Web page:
From Socrates to Thoreau, most philosophers, moralists, and religious leaders have seen frugality as a virtue and have associated simple living with wisdom, integrity, and happiness. But why? And are they right? Is a taste for luxury fundamentally misguided? If one has the means to be a spendthrift, is it foolish or reprehensible to be extravagant?
In this book, Emrys Westacott examines why, for more than two millennia, so many philosophers and people with a reputation for wisdom have been advocating frugality and simple living as the key to the good life. He also looks at why most people have ignored them, but argues that, in a world facing environmental crisis, it may finally be time to listen to the advocates of a simpler way of life.
The Wisdom of Frugality explores what simplicity means, why it's supposed to make us better and happier, and why, despite its benefits, it has always been such a hard sell. The book looks not only at the arguments in favor of living frugally and simply, but also at the case that can be made for luxury and extravagance, including the idea that modern economies require lots of getting and spending.
A philosophically informed reflection rather than a polemic, The Wisdom of Frugality ultimately argues that we will be better off—as individuals and as a society—if we move away from the materialistic individualism that currently rules.
Emrys Westacott is professor of philosophy at Alfred University in Alfred, New York, and the author of The Virtues of Our Vices (Princeton). His work has been featured in the New York Times and has appeared in the Los Angeles Times, the Wall Street Journal, the Philosopher's Magazine, Philosophy Now, and many other publications.
"[A] pleasant intellectual tour that usefully blows a layer of dust off of old writings."--Joe Pinsker, The Atlantic
"Westacott's philosophically informed polemic argues that if we rise above our material individualism, we will be better off, both as a society and as an individual."--Wan Lixin, Shanghai Daily
"A sprightly and authoritative romp through the history of the philosophical advice on the issues."--Martin Cohen, Times Higher Education
"The path to sanity is most likely to lie not in redistributionist programs of dubious merit, but in the course that Westacott models for the better part of The Wisdom of Frugality: a thoughtful willingness to resist the siren calls of the shopping malls and online bazaars for the sake of our mental health, and that of the world in which live."--James Williams, PopMatters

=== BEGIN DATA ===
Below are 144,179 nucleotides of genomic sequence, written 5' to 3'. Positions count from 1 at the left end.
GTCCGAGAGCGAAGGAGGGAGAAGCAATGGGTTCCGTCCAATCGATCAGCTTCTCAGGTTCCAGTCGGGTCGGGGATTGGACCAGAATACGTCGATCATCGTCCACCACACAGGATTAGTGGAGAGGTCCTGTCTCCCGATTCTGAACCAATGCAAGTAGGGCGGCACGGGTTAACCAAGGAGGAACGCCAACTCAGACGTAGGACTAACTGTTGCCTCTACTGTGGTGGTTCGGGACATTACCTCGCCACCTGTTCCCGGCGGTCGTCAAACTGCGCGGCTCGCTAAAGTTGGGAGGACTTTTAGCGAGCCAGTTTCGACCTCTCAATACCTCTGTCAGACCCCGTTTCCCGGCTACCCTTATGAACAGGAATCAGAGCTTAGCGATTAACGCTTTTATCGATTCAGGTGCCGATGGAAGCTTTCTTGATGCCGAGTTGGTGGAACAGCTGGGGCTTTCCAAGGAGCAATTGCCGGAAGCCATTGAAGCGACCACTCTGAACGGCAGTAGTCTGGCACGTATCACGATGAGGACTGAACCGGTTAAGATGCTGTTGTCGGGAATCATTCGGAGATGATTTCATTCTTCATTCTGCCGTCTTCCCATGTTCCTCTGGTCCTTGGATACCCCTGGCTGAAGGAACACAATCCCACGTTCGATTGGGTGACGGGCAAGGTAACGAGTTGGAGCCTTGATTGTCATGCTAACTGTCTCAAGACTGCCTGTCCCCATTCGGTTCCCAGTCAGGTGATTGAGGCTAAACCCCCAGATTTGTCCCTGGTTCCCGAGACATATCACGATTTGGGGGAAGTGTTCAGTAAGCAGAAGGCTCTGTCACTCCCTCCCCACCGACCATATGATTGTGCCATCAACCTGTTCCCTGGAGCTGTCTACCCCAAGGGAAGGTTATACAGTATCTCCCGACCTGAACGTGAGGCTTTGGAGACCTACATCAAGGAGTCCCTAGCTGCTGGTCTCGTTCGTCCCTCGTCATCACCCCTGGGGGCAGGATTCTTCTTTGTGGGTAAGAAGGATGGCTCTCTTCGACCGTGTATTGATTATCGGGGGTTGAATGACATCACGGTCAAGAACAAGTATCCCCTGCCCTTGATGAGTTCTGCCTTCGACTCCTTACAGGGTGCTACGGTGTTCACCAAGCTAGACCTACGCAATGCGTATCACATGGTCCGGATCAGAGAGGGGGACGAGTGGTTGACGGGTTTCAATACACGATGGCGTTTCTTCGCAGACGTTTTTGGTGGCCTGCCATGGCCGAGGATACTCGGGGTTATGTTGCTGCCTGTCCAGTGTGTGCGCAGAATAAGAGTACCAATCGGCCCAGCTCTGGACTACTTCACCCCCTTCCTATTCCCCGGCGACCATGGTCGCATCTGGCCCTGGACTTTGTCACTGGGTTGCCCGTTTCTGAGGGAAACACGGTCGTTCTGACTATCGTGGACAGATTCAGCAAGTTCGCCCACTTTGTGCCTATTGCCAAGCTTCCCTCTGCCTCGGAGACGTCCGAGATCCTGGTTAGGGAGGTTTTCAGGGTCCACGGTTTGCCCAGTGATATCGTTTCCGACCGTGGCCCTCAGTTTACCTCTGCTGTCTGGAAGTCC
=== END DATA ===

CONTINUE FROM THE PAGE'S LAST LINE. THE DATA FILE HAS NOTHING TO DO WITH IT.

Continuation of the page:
"In his calm, measured and wise analysis of the virtues and vices of simplicity, Westacott asks why, if almost every sage in history has praised frugal simplicity, we haven't all embraced it."--Julian Baggini, Financial Times
"[The Wisdom of Frugality is] not primarily an attempt to retrieve the ancient philosophical art of living (and writing) simply. It's an attempt to evaluate that tradition, and its contemporary echoes and amendments, at a time when life has arguably never been so complicated, distracted, and encumbered. . . . [Westacott] articulates and examines every argument you can think of, and numerous others that never would have occurred to you, for a frugal, materially minimal life. And in careful counterpoint throughout this book, he sets forth just about every conceivable objection to seeking such a life."--Lawrence Klepp, Weekly Standard
"[The Wisdom of Frugality] brings a rigorous treatment of an important question within the reach of an informed reader who is not necessarily a philosopher per se."--Choice
Table of Contents:
1 What Is Simplicity? 9
2 Why Simple Living Is Supposed to Improve Us 40
3 Why Simple Living Is Thought to Make Us Happier 73
4 Why the Philosophy of Frugality Is a Hard Sell 136
5 The Pros and Cons of Extravagance 163
6 The Philosophy of Frugality in a Modern Economy 200
7 The Environmentalist Case for Simple Living 249
Another Princeton book authored or coauthored by Emrys Westacott: